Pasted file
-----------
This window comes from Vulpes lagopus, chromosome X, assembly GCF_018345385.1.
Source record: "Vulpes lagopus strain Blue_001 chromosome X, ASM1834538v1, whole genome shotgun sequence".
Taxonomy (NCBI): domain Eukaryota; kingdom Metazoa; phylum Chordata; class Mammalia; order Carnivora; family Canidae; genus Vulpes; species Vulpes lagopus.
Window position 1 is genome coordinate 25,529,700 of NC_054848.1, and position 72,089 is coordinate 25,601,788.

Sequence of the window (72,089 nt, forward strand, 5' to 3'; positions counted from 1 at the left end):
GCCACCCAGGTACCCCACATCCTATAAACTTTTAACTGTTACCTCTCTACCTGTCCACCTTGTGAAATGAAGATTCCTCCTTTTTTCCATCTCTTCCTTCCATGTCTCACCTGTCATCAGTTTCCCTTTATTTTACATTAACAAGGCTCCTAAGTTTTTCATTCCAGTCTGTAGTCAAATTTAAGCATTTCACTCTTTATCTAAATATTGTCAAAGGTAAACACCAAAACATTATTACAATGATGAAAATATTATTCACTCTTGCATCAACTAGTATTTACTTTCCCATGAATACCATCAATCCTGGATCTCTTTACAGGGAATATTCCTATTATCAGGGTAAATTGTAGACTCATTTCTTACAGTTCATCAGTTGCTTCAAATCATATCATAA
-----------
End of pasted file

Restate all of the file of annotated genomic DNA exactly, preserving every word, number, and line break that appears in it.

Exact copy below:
This window comes from Vulpes lagopus, chromosome X, assembly GCF_018345385.1.
Source record: "Vulpes lagopus strain Blue_001 chromosome X, ASM1834538v1, whole genome shotgun sequence".
Taxonomy (NCBI): domain Eukaryota; kingdom Metazoa; phylum Chordata; class Mammalia; order Carnivora; family Canidae; genus Vulpes; species Vulpes lagopus.
Window position 1 is genome coordinate 25,529,700 of NC_054848.1, and position 72,089 is coordinate 25,601,788.

Sequence of the window (72,089 nt, forward strand, 5' to 3'; positions counted from 1 at the left end):
GCCACCCAGGTACCCCACATCCTATAAACTTTTAACTGTTACCTCTCTACCTGTCCACCTTGTGAAATGAAGATTCCTCCTTTTTTCCATCTCTTCCTTCCATGTCTCACCTGTCATCAGTTTCCCTTTATTTTACATTAACAAGGCTCCTAAGTTTTTCATTCCAGTCTGTAGTCAAATTTAAGCATTTCACTCTTTATCTAAATATTGTCAAAGGTAAACACCAAAACATTATTACAATGATGAAAATATTATTCACTCTTGCATCAACTAGTATTTACTTTCCCATGAATACCATCAATCCTGGATCTCTTTACAGGGAATATTCCTATTATCAGGGTAAATTGTAGACTCATTTCTTACAGTTCATCAGTTGCTTCAAATCATATCATAA